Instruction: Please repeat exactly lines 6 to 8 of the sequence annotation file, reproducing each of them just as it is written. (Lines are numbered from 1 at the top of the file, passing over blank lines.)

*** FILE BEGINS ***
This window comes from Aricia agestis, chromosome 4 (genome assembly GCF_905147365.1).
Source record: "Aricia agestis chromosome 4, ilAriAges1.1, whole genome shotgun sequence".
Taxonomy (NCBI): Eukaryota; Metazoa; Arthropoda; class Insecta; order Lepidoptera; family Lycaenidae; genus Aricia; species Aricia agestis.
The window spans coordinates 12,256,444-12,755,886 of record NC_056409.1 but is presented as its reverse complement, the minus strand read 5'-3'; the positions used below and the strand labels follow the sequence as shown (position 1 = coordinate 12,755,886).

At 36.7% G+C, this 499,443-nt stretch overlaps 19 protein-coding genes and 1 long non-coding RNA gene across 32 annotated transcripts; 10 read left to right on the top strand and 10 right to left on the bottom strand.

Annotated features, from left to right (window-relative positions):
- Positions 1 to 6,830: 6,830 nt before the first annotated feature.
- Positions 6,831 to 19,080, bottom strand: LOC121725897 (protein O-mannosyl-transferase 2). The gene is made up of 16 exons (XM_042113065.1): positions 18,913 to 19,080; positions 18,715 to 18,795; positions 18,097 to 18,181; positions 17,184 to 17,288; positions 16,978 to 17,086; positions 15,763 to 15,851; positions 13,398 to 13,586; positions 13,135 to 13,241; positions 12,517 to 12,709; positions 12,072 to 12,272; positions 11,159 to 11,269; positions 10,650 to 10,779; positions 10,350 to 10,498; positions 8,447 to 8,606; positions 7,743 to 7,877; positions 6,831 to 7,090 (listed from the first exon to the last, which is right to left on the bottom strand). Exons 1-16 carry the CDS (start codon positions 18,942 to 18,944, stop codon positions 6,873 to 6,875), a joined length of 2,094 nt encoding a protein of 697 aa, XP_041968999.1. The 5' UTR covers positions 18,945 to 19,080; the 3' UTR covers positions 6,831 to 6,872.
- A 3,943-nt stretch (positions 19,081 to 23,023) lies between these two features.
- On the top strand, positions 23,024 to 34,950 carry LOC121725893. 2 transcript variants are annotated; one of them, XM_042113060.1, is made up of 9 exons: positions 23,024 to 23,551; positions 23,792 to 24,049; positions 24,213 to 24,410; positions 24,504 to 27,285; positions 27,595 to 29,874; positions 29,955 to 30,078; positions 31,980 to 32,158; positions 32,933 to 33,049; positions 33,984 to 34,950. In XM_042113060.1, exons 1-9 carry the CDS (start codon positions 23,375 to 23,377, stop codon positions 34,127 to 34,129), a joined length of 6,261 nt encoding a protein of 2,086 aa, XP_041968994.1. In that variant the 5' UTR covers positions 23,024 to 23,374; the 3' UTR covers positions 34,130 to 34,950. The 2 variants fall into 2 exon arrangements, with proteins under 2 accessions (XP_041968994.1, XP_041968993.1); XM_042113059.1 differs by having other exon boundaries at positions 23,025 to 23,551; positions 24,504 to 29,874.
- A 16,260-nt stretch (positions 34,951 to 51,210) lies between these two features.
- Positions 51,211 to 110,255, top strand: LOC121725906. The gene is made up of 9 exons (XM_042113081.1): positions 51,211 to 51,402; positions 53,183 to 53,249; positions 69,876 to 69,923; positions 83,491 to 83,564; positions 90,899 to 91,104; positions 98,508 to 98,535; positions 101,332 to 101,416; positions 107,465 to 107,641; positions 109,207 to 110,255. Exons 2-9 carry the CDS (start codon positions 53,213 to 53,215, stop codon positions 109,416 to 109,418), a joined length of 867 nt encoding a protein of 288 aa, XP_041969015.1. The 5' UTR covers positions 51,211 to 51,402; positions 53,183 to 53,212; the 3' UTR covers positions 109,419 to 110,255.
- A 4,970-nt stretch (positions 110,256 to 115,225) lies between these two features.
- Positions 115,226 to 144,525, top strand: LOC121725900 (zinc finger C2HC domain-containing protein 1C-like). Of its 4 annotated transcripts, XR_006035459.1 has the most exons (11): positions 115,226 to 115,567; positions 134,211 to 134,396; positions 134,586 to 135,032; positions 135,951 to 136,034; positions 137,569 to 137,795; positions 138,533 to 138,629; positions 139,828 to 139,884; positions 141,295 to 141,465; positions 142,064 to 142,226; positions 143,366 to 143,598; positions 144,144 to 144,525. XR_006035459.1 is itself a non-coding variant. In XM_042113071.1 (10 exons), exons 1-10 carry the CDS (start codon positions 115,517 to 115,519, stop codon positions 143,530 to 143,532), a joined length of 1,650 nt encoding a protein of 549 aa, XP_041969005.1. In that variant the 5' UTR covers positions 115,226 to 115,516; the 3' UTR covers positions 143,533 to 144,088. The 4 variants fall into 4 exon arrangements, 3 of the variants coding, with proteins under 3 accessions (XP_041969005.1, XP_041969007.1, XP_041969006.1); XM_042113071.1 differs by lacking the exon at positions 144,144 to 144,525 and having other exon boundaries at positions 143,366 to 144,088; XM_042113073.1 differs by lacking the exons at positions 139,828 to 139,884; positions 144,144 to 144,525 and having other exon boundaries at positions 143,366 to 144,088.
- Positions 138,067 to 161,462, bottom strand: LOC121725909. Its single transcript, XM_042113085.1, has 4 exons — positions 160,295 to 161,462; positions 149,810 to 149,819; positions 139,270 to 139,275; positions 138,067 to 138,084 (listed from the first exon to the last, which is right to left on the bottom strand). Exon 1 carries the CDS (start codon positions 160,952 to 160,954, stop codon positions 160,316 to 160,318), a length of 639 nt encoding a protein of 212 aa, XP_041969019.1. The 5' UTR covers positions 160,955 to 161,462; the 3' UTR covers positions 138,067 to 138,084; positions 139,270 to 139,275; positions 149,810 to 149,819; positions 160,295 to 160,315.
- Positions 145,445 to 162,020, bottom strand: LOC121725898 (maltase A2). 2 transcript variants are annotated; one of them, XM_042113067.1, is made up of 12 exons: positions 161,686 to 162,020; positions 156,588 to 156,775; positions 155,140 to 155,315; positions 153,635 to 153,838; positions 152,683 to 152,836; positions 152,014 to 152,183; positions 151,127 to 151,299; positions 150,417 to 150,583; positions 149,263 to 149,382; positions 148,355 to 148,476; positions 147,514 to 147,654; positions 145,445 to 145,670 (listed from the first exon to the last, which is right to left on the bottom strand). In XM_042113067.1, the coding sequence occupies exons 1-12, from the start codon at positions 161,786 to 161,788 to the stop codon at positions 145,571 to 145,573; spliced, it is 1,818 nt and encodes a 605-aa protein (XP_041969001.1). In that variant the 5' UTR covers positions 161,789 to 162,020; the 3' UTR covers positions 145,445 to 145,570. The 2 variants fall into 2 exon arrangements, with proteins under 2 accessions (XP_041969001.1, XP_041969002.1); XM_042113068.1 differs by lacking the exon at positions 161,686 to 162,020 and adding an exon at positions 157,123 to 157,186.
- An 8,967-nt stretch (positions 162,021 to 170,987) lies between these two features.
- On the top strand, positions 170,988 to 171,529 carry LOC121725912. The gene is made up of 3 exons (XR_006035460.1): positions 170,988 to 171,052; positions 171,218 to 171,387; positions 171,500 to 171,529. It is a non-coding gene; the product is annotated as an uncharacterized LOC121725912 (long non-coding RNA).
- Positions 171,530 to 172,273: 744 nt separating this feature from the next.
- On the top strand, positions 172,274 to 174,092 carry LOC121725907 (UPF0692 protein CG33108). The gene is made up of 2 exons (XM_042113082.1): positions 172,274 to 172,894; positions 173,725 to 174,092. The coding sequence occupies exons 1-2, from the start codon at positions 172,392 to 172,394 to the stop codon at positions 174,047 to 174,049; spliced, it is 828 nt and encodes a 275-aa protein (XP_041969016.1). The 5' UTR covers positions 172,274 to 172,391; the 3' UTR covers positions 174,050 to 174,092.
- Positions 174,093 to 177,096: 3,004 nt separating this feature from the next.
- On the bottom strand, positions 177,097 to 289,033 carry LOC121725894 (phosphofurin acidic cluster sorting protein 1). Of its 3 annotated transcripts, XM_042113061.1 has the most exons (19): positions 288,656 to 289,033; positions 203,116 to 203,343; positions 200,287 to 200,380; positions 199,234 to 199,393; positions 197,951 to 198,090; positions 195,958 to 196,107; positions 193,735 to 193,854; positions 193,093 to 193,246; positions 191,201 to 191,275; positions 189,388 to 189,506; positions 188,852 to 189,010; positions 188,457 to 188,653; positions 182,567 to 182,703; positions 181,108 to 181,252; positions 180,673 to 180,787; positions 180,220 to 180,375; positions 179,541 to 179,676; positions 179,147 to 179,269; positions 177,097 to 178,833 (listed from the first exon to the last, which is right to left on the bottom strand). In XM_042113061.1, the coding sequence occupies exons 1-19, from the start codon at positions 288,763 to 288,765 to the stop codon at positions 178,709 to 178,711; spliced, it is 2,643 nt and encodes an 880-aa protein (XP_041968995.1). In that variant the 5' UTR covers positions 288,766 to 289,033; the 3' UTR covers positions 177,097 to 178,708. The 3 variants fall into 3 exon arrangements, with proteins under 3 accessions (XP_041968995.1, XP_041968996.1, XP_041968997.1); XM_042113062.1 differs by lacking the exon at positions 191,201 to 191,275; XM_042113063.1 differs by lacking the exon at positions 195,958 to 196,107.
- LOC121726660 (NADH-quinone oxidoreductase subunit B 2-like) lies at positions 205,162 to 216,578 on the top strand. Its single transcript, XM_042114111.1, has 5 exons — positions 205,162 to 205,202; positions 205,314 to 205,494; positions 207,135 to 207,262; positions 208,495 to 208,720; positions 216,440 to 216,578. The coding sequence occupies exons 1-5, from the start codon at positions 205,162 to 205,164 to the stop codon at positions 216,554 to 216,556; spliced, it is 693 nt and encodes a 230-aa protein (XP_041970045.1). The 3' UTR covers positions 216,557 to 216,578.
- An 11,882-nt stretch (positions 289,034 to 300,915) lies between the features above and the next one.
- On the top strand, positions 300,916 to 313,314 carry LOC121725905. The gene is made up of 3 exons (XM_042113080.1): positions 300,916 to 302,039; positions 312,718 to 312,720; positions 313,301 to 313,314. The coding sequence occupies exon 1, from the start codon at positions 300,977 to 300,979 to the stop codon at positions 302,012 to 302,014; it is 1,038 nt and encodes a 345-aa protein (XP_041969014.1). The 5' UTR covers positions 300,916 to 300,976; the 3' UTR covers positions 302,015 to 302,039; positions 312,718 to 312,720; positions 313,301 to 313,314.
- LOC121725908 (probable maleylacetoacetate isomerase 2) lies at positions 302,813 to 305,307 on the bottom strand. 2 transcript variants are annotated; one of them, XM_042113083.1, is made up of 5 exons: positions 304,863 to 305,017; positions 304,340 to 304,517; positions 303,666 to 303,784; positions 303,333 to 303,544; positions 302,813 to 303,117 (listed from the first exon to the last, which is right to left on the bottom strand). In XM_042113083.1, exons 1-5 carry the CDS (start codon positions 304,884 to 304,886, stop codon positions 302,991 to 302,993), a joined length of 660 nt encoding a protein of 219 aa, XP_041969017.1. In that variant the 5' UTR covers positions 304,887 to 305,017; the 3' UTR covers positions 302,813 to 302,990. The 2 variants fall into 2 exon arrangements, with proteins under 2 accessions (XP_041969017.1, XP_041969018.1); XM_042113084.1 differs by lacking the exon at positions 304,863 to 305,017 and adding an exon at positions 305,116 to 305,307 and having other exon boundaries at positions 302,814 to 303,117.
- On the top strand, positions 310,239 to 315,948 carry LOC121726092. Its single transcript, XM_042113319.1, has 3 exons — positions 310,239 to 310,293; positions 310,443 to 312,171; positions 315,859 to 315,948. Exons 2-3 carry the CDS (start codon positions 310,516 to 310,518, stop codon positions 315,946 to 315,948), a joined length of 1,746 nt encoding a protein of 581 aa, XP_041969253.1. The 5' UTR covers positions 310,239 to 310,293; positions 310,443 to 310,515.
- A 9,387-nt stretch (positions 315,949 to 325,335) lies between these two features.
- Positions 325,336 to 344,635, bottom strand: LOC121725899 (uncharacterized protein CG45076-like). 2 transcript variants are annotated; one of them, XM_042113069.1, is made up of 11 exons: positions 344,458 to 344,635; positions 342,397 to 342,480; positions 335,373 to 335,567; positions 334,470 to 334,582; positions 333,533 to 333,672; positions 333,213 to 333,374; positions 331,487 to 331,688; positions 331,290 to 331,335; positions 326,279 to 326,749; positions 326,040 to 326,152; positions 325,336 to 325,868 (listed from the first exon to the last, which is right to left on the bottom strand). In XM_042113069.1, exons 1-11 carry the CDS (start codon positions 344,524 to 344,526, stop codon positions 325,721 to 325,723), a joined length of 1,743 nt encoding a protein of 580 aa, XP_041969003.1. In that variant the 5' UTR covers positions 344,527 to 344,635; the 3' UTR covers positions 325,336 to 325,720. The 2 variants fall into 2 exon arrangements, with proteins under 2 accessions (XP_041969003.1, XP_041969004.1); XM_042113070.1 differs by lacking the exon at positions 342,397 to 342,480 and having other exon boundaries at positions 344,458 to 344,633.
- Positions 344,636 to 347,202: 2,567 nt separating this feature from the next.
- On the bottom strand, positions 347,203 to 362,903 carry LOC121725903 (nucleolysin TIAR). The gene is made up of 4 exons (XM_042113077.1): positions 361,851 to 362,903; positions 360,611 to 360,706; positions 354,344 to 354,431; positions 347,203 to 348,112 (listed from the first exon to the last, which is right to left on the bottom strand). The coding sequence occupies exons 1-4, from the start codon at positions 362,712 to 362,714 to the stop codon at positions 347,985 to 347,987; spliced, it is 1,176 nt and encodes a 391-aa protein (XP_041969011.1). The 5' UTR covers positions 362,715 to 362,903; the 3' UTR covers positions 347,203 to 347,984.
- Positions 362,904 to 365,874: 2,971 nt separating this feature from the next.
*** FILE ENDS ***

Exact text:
Annotated features, from left to right (window-relative positions):
- Positions 1 to 6,830: 6,830 nt before the first annotated feature.
- Positions 6,831 to 19,080, bottom strand: LOC121725897 (protein O-mannosyl-transferase 2). The gene is made up of 16 exons (XM_042113065.1): positions 18,913 to 19,080; positions 18,715 to 18,795; positions 18,097 to 18,181; positions 17,184 to 17,288; positions 16,978 to 17,086; positions 15,763 to 15,851; positions 13,398 to 13,586; positions 13,135 to 13,241; positions 12,517 to 12,709; positions 12,072 to 12,272; positions 11,159 to 11,269; positions 10,650 to 10,779; positions 10,350 to 10,498; positions 8,447 to 8,606; positions 7,743 to 7,877; positions 6,831 to 7,090 (listed from the first exon to the last, which is right to left on the bottom strand). Exons 1-16 carry the CDS (start codon positions 18,942 to 18,944, stop codon positions 6,873 to 6,875), a joined length of 2,094 nt encoding a protein of 697 aa, XP_041968999.1. The 5' UTR covers positions 18,945 to 19,080; the 3' UTR covers positions 6,831 to 6,872.